Again, the anti-trafficking movement has become a racket. One of the other definitions of a racket is applicable, i.e. an entity that poses itself as the solution for a problem that wouldn’t exist without their involvement. Granted, sex trafficking will occur whether prostitution is decriminalized, legalized, or criminalized. However, criminalization will inevitably lead to more exploitation for those in the sex industry. Furthermore, prostitution laws haven’t had a noticeable effect on the demand. Look at the column from last Thursday by The Miami Herald, “Despite closing of 'adult' section, Miami Backpage girls thriving online.” The government was able to pressure that website to remove their adult ads, but that merely pushed the industry underground with fewer protections for sex workers and less transparency for law enforcement.
A story from last Tuesday in Alaska should eliminate any doubt for those who don’t believe that prostitution laws inherently lead to the exploitation of sex workers. A prominent activist, Tara Burns, is leading a sex workers rights group, Community United for Safety and Protection (CUSP), that is lobbying for the state to close a loophole that allows undercover police officers to have sex with prostitutes during their investigations. Burns has a history of illustrating the absurdity and hypocrisy of her state’s prostitution laws, including cases in which women have been convicted of “trafficking” themselves.
It’s difficult to believe in the prohibition of sex work when so many government officials are guilty of committing this crime. Fairly often, off-duty police are swept up in undercover stings. There were no such headlines this week, but there were two stories involving prosecutors (one current assistant district attorney and one former district attorney) who were standing trial for solicitation of prostitution.
Numerous law enforcement officers are abusing their roles as “saviors” against sex trafficking. As a matter of fact, Alaska isn’t the only state that claims that it’s necessary for the police to have sex with prostitutes in order to protect them from trafficking. Last Friday, Hawaii’s state introduced a bill that would decriminalize prostitution and close the loophole that allows police officers to have sex with prostitutes during their investigations. Unlike Alaska, Hawaii’s loophole was a story of national interest dating back to 2014. Despite the negative publicity surrounding that story, no lawmaker has publicly championed this bill, nor does it appear likely to pass. The author of the proposal, House Speaker Joseph Souki, is publicly neutral on the issue and he points out that he wrote the bill as a favor to a persistent activist, Tracy Ryan, who lobbied the legislature to write a similar proposal ten years ago.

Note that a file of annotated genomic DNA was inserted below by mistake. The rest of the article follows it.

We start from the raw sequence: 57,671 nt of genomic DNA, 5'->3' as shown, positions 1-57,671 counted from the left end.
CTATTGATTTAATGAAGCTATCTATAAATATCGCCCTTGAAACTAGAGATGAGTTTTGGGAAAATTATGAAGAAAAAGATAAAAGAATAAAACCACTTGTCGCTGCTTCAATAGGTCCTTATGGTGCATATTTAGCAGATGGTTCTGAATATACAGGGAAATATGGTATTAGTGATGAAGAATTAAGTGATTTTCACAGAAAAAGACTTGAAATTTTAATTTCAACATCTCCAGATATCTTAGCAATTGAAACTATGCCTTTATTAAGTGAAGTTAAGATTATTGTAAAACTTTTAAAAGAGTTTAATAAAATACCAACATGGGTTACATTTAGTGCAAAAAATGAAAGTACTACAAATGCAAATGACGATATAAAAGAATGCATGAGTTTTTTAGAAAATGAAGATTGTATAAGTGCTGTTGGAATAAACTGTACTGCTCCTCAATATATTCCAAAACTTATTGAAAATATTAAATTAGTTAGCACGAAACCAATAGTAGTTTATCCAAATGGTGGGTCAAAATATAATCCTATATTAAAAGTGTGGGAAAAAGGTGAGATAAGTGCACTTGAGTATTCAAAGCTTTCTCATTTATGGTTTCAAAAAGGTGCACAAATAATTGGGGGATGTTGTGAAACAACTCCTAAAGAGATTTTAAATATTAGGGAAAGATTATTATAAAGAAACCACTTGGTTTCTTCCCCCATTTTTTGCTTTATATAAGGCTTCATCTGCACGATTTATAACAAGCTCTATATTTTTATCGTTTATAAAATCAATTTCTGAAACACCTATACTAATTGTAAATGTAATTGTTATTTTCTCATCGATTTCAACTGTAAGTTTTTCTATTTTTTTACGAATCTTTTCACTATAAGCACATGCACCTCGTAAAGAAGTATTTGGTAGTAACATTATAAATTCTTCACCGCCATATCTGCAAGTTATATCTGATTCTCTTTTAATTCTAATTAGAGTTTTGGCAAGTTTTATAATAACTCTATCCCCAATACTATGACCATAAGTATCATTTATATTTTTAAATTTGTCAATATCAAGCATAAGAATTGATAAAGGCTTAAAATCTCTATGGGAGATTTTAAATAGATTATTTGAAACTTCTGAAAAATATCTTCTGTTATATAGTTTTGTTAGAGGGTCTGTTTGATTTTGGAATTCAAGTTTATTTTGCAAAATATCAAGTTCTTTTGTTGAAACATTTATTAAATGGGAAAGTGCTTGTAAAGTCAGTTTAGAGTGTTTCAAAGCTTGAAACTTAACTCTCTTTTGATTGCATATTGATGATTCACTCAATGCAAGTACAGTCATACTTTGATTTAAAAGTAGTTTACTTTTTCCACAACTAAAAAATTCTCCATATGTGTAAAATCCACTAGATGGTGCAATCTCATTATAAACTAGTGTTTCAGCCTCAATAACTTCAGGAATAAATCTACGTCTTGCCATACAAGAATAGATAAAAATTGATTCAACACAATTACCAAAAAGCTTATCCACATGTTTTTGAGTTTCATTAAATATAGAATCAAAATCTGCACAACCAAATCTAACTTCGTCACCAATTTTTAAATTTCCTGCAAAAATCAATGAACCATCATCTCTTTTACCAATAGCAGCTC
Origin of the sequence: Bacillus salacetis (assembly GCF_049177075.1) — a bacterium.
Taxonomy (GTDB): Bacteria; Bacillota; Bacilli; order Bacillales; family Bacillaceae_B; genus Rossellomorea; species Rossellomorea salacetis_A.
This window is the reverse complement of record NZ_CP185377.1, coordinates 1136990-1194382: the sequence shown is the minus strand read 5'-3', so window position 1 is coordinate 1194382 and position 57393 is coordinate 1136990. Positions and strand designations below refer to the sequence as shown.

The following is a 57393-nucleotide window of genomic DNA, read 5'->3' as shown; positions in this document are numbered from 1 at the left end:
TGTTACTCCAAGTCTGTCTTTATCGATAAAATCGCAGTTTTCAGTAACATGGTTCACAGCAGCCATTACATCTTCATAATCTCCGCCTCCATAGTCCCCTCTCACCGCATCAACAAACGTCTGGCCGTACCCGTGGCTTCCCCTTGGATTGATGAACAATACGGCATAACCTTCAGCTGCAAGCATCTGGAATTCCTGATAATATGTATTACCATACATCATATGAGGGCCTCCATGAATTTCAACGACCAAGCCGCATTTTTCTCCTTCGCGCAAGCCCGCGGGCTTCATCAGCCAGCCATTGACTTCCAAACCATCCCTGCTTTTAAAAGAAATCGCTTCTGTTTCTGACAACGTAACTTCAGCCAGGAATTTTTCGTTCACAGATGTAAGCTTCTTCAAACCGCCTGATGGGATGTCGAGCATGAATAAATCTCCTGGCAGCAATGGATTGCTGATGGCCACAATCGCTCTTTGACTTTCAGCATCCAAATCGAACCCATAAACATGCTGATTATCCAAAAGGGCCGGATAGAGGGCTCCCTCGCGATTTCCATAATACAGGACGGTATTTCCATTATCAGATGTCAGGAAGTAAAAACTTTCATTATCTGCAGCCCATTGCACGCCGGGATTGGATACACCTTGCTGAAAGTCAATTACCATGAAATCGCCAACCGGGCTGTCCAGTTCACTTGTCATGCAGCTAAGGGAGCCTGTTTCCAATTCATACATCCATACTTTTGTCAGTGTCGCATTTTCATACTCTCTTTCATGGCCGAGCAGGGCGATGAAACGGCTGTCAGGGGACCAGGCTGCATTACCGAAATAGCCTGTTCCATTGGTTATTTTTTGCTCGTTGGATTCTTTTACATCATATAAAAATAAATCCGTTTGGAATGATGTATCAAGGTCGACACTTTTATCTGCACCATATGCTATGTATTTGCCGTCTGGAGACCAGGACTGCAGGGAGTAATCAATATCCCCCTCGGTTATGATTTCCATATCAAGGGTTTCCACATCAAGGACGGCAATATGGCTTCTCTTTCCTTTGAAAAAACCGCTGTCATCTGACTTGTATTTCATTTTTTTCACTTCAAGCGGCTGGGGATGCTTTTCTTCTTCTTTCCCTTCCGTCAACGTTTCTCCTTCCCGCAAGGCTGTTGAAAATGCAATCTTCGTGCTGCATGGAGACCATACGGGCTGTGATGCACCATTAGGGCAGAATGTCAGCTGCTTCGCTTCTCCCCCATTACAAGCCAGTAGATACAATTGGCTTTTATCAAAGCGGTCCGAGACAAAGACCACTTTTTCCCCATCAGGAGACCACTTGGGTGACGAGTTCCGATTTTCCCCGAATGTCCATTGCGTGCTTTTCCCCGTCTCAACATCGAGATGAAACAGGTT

There would be much more support for this bill if the media presented a more fair and balanced approach to the prostitution debate. For example, a study was published two weeks ago in a renowned peer-reviewed medical journal, The Lancet, which concluded that countries with criminalized prostitution had significantly higher levels of HIV. There is a litany of research that comes to similar conclusions and that’s partially why the most respected health organizations, such as UNAIDS and the World Health Organization, support the decriminalization of sex work.
Likewise, the top human rights and social justice organizations, such as Amnesty International and Human Rights Watch, support the decriminalization of sex work. In short, the stigmatization from prostitution laws minimize the fundamental human rights of sex workers. As you know, sex workers are frequently victims of violent crime because predators know that sex workers are not provided the same legal protections as the rest of society. Last Friday, a California man was sentenced to death for raping and murdering four sex workers. In this case, the police were able to track him down because he is a registered sex offender who was wearing an ankle monitor. However, the murders of sex workers often go unsolved due to their criminalized status; this is another topic that the American media does a disservice.
In conclusion, you have to recognize progress when you see it. Far fewer media organizations are willing to propagate the Super Bowl trafficking myth, which is a step towards a more honest debate about prostitution. Hawaii’s bill is an opportunity for progress that shouldn’t be taken lightly. The positives far outweigh the negatives with decriminalization; the only issue is spreading the word.